Last night there were 9 such acts to get through and the evening started at 7:30pm, and with an interval which lasted way too long, the evening didn't finish until 10:30pm which was a little late really, but I actually didn't really mind so much since the experience was one I really enjoyed, and I am given to understand that 9 acts is not the norm, so we got to see and hear more for our money I guess!
One word of negative criticism here though. This is for all comedians, great and small alike. Is there really any need for profanities in every sentence? I am no prude, as those who know me will testify, but I really don't see that by adding the F word to a joke makes that joke better or funnier. In fact, it does the exact opposite. If the swearing is necessary to the joke, as sometimes it is, then no problem; but just to walk on stage effing and jeffing your way through a set does absolutely nothing for me except turn me OFF! Or to simply swear if something doesn't go quite according to plan, or when you forget a line etc, is again, perhaps, forgivable; but please, please, please don't overuse our Anglo-Saxon words; they are very old and feeble, and need to be looked after, not scattered all over the place like chicken feed!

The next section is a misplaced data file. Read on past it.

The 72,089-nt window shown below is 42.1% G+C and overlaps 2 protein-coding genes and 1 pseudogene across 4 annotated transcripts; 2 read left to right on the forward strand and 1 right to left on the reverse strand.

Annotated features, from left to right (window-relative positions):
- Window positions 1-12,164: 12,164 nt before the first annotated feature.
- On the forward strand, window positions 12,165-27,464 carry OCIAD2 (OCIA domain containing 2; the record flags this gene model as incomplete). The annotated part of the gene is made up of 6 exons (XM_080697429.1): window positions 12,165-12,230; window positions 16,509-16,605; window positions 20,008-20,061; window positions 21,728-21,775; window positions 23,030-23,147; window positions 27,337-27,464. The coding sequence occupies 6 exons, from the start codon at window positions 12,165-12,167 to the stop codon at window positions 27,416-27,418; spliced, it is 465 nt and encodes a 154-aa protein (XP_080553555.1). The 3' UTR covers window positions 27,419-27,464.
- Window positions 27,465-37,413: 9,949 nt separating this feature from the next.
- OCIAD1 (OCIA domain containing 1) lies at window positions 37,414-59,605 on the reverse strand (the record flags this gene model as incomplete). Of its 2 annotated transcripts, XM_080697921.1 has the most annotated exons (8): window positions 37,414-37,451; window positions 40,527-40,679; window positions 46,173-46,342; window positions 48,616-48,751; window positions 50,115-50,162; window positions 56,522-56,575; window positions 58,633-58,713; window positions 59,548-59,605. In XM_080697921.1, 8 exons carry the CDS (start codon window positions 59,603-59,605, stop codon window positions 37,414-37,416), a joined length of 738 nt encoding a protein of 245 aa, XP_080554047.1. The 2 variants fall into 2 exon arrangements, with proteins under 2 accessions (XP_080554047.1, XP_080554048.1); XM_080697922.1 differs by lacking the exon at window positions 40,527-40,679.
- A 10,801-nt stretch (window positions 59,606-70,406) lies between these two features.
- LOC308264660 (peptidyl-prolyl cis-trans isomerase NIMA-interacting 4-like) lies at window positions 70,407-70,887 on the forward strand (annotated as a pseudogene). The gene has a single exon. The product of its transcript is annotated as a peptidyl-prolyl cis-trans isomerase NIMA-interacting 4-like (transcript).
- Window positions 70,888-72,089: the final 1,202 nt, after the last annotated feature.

Ok, back to the menu.
The whole evening was compered by Dave Williams, who himself is a regular stand-up on the circuit so I am told. I've never seen him before, but he (minus the swearing) made for a very entertaining and personable MC.